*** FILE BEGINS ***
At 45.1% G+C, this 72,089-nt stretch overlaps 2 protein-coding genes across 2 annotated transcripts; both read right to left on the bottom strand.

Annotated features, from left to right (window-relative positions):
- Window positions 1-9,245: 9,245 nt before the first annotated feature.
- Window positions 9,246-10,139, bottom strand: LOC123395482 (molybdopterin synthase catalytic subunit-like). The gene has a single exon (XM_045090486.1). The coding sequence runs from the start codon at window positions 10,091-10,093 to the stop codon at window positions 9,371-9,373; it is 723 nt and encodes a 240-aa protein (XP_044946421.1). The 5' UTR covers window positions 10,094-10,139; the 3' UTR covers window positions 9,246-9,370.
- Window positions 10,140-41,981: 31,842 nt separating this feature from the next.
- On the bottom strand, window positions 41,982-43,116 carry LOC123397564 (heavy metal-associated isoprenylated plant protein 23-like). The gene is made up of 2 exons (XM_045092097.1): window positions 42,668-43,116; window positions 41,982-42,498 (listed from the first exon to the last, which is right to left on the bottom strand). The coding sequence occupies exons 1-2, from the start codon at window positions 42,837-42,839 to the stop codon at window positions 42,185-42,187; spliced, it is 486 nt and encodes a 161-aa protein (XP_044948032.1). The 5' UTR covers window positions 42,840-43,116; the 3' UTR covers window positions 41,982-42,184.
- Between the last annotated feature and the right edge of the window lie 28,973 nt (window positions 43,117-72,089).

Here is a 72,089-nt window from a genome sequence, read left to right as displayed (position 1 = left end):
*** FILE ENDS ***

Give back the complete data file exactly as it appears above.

At 45.1% G+C, this 72,089-nt stretch overlaps 2 protein-coding genes across 2 annotated transcripts; both read right to left on the bottom strand.

Annotated features, from left to right (window-relative positions):
- Window positions 1-9,245: 9,245 nt before the first annotated feature.
- Window positions 9,246-10,139, bottom strand: LOC123395482 (molybdopterin synthase catalytic subunit-like). The gene has a single exon (XM_045090486.1). The coding sequence runs from the start codon at window positions 10,091-10,093 to the stop codon at window positions 9,371-9,373; it is 723 nt and encodes a 240-aa protein (XP_044946421.1). The 5' UTR covers window positions 10,094-10,139; the 3' UTR covers window positions 9,246-9,370.
- Window positions 10,140-41,981: 31,842 nt separating this feature from the next.
- On the bottom strand, window positions 41,982-43,116 carry LOC123397564 (heavy metal-associated isoprenylated plant protein 23-like). The gene is made up of 2 exons (XM_045092097.1): window positions 42,668-43,116; window positions 41,982-42,498 (listed from the first exon to the last, which is right to left on the bottom strand). The coding sequence occupies exons 1-2, from the start codon at window positions 42,837-42,839 to the stop codon at window positions 42,185-42,187; spliced, it is 486 nt and encodes a 161-aa protein (XP_044948032.1). The 5' UTR covers window positions 42,840-43,116; the 3' UTR covers window positions 41,982-42,184.
- Between the last annotated feature and the right edge of the window lie 28,973 nt (window positions 43,117-72,089).

Here is a 72,089-nt window from a genome sequence, read left to right as displayed (position 1 = left end):